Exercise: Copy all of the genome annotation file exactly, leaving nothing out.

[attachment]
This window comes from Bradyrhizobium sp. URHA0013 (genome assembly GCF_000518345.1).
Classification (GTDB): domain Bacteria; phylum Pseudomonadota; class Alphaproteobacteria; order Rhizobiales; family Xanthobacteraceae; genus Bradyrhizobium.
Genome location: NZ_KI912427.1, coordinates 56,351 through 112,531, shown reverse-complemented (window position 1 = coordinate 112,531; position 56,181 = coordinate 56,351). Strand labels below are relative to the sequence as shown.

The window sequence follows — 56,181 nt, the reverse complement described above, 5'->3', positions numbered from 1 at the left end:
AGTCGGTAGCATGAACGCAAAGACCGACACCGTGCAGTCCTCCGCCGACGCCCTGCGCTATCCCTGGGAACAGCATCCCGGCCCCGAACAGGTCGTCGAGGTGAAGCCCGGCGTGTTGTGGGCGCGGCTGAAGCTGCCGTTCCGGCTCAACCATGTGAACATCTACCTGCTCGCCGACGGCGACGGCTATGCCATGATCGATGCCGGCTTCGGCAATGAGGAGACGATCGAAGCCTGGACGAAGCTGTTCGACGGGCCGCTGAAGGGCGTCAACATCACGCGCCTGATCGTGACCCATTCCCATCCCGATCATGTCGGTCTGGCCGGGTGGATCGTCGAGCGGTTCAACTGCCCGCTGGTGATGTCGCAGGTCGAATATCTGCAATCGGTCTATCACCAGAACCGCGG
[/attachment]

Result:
This window comes from Bradyrhizobium sp. URHA0013 (genome assembly GCF_000518345.1).
Classification (GTDB): domain Bacteria; phylum Pseudomonadota; class Alphaproteobacteria; order Rhizobiales; family Xanthobacteraceae; genus Bradyrhizobium.
Genome location: NZ_KI912427.1, coordinates 56,351 through 112,531, shown reverse-complemented (window position 1 = coordinate 112,531; position 56,181 = coordinate 56,351). Strand labels below are relative to the sequence as shown.

The window sequence follows — 56,181 nt, the reverse complement described above, 5'->3', positions numbered from 1 at the left end:
AGTCGGTAGCATGAACGCAAAGACCGACACCGTGCAGTCCTCCGCCGACGCCCTGCGCTATCCCTGGGAACAGCATCCCGGCCCCGAACAGGTCGTCGAGGTGAAGCCCGGCGTGTTGTGGGCGCGGCTGAAGCTGCCGTTCCGGCTCAACCATGTGAACATCTACCTGCTCGCCGACGGCGACGGCTATGCCATGATCGATGCCGGCTTCGGCAATGAGGAGACGATCGAAGCCTGGACGAAGCTGTTCGACGGGCCGCTGAAGGGCGTCAACATCACGCGCCTGATCGTGACCCATTCCCATCCCGATCATGTCGGTCTGGCCGGGTGGATCGTCGAGCGGTTCAACTGCCCGCTGGTGATGTCGCAGGTCGAATATCTGCAATCGGTCTATCACCAGAACCGCGG